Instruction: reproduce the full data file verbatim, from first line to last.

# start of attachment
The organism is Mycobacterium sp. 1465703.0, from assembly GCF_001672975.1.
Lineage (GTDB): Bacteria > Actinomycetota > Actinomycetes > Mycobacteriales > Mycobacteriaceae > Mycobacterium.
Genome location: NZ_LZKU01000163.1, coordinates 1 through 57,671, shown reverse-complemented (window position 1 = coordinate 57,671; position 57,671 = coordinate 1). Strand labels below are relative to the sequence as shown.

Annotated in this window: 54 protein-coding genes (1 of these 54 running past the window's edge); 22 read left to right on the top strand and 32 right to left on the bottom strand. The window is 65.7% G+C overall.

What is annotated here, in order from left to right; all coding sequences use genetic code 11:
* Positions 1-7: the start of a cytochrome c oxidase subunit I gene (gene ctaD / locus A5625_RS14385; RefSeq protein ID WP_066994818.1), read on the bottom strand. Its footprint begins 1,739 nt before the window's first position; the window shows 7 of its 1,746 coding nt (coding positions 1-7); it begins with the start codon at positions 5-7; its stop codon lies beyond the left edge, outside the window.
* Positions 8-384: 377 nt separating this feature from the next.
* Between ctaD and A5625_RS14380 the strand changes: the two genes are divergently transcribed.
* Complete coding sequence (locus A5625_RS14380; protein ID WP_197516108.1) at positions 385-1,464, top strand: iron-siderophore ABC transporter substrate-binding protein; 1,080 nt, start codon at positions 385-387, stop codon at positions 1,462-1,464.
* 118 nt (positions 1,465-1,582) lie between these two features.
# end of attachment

The organism is Mycobacterium sp. 1465703.0, from assembly GCF_001672975.1.
Lineage (GTDB): Bacteria > Actinomycetota > Actinomycetes > Mycobacteriales > Mycobacteriaceae > Mycobacterium.
Genome location: NZ_LZKU01000163.1, coordinates 1 through 57,671, shown reverse-complemented (window position 1 = coordinate 57,671; position 57,671 = coordinate 1). Strand labels below are relative to the sequence as shown.

Annotated in this window: 54 protein-coding genes (1 of these 54 running past the window's edge); 22 read left to right on the top strand and 32 right to left on the bottom strand. The window is 65.7% G+C overall.

What is annotated here, in order from left to right; all coding sequences use genetic code 11:
* Positions 1-7: the start of a cytochrome c oxidase subunit I gene (gene ctaD / locus A5625_RS14385; RefSeq protein ID WP_066994818.1), read on the bottom strand. Its footprint begins 1,739 nt before the window's first position; the window shows 7 of its 1,746 coding nt (coding positions 1-7); it begins with the start codon at positions 5-7; its stop codon lies beyond the left edge, outside the window.
* Positions 8-384: 377 nt separating this feature from the next.
* Between ctaD and A5625_RS14380 the strand changes: the two genes are divergently transcribed.
* Complete coding sequence (locus A5625_RS14380; protein ID WP_197516108.1) at positions 385-1,464, top strand: iron-siderophore ABC transporter substrate-binding protein; 1,080 nt, start codon at positions 385-387, stop codon at positions 1,462-1,464.
* 118 nt (positions 1,465-1,582) lie between these two features.